January 10, 2019 12:00 p.m.
With thanks to the Nassau County Council on Aging, the first (of six) of my Government Academy sessions was held this week. The goal of the Academy is to offer insight to local government organization and operations. Participation was limited to fifteen so as to foster a conversational environment. The Council on Aging charged a minimal fee for the sessions- $3.00 per session for members, $5.00 for non-members (payment for the entire series of six sessions was required). Thankfully, enough people registered, so the series has commenced.
The first session was dedicated to the organization of the City, not simply the organization itself, but also the legal foundation of the City. As I prepared for the series, it was fascinating to learn the history of how the City of Fernandina Beach came to be and how Florida cities, prior to 1968, were critically dependent upon the State of Florida for most legal powers. In 1968, however, the residents of Florida amended the State Constitution and embraced the concept of home rule, providing significantly more latitude to municipalities in how they governed.
A common perception is that Fernandina Beach is a “small” city- the participants on Wednesday themselves often mentioned the “smallness” of Fernandina. I shared information from the Florida League of Cities that indicated that the City, in comparison to other cities in the State, is actually not small: of the 412 cities in Florida, nearly half of the cities in Florida have a population of less than 5,000 (including West Lake, population 5). Our population is over 12,000. The median population is approximately 6,000. We do have a “small-town feel,” which I believe is more relevant than simply population to most of our residents.
The participants are not all City residents (it was not a requirement for participation). When I illustrated the current boundaries of the City, most of the participants were baffled by the raggedness of those borders- how did those come to be and what are the ramifications of those borders. It was a very engaging conversation.
From the legal aspect of the City, we transitioned into the actual structural organization of the City. Plenty of questions were asked about the City Commission- the selection and responsibilities of the Mayor and the Vice Mayor, the length of terms, the confusion related to “Groups,” the relationship of residents to City Commissioners to staff, and the relationship between the elected City Commission and the appointed City Manager.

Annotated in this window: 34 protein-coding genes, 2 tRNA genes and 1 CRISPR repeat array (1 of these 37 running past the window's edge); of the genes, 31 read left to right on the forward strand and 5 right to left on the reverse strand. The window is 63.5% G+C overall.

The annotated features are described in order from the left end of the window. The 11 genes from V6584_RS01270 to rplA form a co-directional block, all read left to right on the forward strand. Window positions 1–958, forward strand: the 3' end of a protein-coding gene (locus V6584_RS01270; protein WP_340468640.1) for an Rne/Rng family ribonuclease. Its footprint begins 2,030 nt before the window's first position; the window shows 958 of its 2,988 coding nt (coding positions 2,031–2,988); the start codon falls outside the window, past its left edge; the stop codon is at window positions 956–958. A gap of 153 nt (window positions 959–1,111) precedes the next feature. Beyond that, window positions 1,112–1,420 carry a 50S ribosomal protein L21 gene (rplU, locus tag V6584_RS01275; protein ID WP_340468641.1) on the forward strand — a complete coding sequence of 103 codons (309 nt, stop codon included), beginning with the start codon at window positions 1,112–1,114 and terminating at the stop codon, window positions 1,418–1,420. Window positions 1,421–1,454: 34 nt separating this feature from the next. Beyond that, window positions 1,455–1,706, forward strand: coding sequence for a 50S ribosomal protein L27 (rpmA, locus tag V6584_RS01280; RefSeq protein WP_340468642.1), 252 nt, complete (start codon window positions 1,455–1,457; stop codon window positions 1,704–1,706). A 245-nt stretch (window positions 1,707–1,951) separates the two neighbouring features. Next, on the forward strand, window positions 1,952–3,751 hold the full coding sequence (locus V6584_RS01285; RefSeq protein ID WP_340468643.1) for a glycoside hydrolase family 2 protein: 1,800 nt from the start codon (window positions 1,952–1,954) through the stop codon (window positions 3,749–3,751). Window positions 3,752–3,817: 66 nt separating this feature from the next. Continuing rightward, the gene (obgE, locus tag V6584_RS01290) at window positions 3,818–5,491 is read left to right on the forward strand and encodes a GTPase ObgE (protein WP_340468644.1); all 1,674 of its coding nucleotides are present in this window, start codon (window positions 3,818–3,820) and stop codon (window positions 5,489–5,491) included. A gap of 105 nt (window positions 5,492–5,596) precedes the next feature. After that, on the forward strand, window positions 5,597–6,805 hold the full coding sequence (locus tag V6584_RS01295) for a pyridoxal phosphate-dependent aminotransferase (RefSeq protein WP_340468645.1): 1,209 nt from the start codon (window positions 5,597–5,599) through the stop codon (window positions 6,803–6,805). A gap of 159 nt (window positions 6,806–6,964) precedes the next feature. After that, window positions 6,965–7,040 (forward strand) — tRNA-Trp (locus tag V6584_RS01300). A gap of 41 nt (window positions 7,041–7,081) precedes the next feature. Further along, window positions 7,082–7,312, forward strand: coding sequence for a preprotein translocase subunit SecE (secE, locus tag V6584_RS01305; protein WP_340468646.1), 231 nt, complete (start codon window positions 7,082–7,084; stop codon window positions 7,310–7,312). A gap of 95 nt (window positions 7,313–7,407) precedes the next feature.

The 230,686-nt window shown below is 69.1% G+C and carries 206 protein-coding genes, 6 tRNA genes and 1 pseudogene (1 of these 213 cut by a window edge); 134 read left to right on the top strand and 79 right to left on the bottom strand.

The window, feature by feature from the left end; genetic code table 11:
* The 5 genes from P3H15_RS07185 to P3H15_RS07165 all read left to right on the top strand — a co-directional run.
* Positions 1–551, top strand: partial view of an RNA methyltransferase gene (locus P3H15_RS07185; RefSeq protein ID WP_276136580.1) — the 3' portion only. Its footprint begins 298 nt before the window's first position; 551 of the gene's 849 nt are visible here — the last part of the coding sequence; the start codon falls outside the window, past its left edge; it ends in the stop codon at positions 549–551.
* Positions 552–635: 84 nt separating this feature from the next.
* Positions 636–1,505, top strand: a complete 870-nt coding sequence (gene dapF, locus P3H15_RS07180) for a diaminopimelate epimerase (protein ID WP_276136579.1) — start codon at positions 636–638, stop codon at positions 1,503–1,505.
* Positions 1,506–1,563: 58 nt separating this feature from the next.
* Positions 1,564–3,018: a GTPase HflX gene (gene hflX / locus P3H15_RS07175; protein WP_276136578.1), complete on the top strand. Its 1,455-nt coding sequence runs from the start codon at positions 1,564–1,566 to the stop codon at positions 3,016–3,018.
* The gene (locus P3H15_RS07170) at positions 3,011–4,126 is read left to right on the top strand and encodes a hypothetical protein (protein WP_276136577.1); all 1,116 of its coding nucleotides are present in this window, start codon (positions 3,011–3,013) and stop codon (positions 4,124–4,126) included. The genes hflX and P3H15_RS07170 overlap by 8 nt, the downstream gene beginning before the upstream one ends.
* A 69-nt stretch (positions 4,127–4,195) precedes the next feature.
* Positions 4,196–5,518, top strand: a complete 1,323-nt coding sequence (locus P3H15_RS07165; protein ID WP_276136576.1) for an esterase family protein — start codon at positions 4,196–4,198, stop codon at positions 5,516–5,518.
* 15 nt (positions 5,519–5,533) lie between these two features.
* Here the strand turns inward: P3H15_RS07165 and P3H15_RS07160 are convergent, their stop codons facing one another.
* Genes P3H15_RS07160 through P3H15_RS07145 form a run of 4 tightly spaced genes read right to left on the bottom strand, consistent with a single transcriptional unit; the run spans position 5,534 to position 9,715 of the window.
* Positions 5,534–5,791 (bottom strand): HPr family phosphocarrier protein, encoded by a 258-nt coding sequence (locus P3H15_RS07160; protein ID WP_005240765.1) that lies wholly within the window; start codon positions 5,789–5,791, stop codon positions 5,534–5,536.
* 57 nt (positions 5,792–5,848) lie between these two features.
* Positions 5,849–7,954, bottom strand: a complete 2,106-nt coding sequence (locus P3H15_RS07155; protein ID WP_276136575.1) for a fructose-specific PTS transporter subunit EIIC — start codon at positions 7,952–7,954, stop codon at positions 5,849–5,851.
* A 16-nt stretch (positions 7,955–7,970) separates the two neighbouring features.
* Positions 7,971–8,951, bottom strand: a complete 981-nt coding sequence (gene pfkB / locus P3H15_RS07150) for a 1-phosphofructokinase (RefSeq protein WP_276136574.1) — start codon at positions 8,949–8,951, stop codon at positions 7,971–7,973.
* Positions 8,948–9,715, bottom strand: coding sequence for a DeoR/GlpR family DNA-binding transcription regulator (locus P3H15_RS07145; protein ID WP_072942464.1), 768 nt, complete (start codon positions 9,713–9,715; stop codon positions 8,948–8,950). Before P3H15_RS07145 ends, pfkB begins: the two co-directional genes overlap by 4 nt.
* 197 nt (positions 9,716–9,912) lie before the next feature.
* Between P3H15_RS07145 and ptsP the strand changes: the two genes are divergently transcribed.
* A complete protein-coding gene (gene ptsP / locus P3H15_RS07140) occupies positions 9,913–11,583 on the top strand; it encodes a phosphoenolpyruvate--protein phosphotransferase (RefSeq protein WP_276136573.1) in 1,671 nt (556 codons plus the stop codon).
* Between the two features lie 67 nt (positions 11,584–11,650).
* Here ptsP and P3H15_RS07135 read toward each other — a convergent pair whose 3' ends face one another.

As with most professions, people become more and more specialized and focused on what they do. We are typically not generalists. Nonetheless, I still find it- pick the right word- surprising, frustrating, disappointing- that more people do not understand local government functions and operations. Local governments (and that includes City, County, and School Board) perhaps play the most significant role in your quality of life, and yet so few grasp how everything is supposed to work.
I understand that with standardized curriculum and the diversity of local governments that local government is rarely examined in school. I also understand that residents and families have other priorities and interests than learning about local government. With the dysfunction at the State level and the divisiveness at the national level, it is at the local level when government works best with residents.
We need well-informed residents to serve on our boards and commissions, to intelligently respond to surveys and outreach efforts, to understand the complexities (and frustrations) of local government operations. Informed and engaged residents are a “force multiplier” for our quality of life.
Next week, I’ll review municipal financing with the class, at both the City level and at the individual level. Subsequent sessions will highlight departmental operations, including public safety (the City’s most significant annual expenditure) and utilities.
At the end of the series, I’ll solicit feedback from the participants as to the highlights and lowlights of the series- what did I miss, what did they learn, how can I enhance the series. I’ll tweak the presentations following the feedback and figure out how to, in all likelihood, prepare another similar series later this year.
Thank you for your interest in your government and community. If interested, please contact the Council on Aging for additional membership information and educational offerings.